8. Bai J, Ng S (2002) Determining the number of factors in approximate factor models. Econometrica 70(1):191–221CrossRefGoogle Scholar
  9. Barnett WA (1978) The user cost of money. Econ Lett 2:145–149CrossRefGoogle Scholar
  10. Barnett WA (1980) Economic monetary aggregates: an application of index number and aggregation theory. J Econ 14:11–14 Reprinted in Barnett and Serletis (2000), Chapter 2, pp 11–48.CrossRefGoogle Scholar
  11. Barnett WA (1982) The optimal level of monetary aggregation. J Money Credit Banking 13(4):687–710CrossRefGoogle Scholar
  12. Barnett WA (1987) The microeconomic theory of monetary aggregation. New approaches to monetary economics. Cambridge U. Press, CambridgeCrossRefGoogle Scholar
  13. Barnett WA (2008) Monetary aggregation. In: Durlauf SN, Blume LE (ed) The new palgrave dictionary of economics. Second Edition. Palgrave MacmillanGoogle Scholar
  14. Barnett WA (2012) Getting it wrong: how faulty monetary statistics undermine the Fed, the financial system, and the economy. MIT press, CambridgeGoogle Scholar
  15. Barnett WA, Alkhareif RM (2013) Divisia Monetary Aggregates for the GCC Countries. University of Kansas Working Paper 2013Google Scholar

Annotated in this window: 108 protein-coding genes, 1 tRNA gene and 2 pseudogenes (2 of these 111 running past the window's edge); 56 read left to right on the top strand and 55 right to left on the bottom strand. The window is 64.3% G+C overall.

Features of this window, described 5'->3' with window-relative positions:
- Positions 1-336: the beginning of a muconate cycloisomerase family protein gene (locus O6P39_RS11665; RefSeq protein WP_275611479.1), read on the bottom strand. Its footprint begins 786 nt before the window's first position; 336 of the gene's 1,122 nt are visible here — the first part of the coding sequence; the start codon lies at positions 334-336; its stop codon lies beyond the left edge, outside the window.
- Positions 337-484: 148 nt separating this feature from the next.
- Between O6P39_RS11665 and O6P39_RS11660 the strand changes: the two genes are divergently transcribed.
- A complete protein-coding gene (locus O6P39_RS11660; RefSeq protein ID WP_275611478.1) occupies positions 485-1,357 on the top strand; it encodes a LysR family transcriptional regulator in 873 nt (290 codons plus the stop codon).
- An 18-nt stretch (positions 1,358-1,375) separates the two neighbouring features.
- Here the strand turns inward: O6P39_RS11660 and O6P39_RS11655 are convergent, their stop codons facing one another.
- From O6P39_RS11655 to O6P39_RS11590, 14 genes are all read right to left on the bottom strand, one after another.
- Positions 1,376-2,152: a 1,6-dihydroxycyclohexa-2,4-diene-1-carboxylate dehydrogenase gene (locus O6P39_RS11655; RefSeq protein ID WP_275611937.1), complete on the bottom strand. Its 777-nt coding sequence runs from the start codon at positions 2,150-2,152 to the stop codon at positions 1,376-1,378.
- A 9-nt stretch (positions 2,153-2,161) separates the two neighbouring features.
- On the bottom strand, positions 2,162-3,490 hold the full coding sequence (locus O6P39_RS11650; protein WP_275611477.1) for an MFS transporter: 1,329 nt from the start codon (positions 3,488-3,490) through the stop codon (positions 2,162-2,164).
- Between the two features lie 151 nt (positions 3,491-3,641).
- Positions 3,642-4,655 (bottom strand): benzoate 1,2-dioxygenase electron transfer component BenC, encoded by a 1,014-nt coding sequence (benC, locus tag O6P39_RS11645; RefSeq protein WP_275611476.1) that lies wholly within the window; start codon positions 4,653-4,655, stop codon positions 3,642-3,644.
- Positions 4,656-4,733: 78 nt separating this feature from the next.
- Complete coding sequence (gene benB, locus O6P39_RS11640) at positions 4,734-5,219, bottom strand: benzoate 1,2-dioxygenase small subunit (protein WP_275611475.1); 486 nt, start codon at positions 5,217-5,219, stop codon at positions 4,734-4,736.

16. Barnett WA, Chauvet M (2011) Financial aggregation and index number theory. World Scientific Publishing Co. Pte. Ltd, Singapore, p. 8CrossRefGoogle Scholar
  17. Barnett W, Serletis A (eds) (2000) The theory of monetary aggregation. North-Holland, AmsterdamGoogle Scholar
  18. Barnett WA, Jones BE, Nesmith TD (2008) Divisia Second Moments: An Application of Stochastic Index Number Theory, Working Paper Series in Theoretical and Applied Economics 200803. University of Kansas, Department of Economics, revised Jul 2008Google Scholar
  19. Barnett WA, Liu J, Mattson RS, van den Noort J (2013) The new CFS Divisia monetary aggregates: design, construction, and data sources. Open Econ Rev 24(1):101–124CrossRefGoogle Scholar
  20. Barnett WA, Chauvet M, Leiva-Leon D (2016) Real-time nowcasting of nominal GDP under structural break. J Econ 191(2):312–324Google Scholar
  21. Belongia MT, Ireland PN (2014) The Barnett critique after three decades: a new Keynesian analysis. J Econ 183(2014):5–21CrossRefGoogle Scholar
  22. Doz C, Giannone D, Reichlin L (2007) A Two-Step Estimator for Large Approximate Dynamic Factor Models Based on Kalman Filtering. Discussion Paper No. 6043, Centre for Economic and Policy ResearchGoogle Scholar
  23. Engle RF, Watson MW (1981) A one-factor multivariate time series model of metropolitan wage rates. J Am Stat Assoc 76:774–781CrossRefGoogle Scholar
  24. Evans MDD (2005) Where are we now? Real-time estimates of the macroeconomy. International Journal of Central Banking 1(2):127–175.Google Scholar
  25. Fisher I (1922) The making of index numbers: the study of their varieties, tests, and reliability. Houghton Mifflin Company, BostonGoogle Scholar
  26. Forni M, Hallin M, Lippi M, Reichlin L (2000) The generalized dynamic-factor: identification and estimation. Rev Econ Stat 82(4):540–554MIT PressCrossRefGoogle Scholar
  27. Forni M, Hallin M, Lippi M, Reichlin L (2002) The generalized dynamic factor model one-sided estimation and forecasting .Working paperGoogle Scholar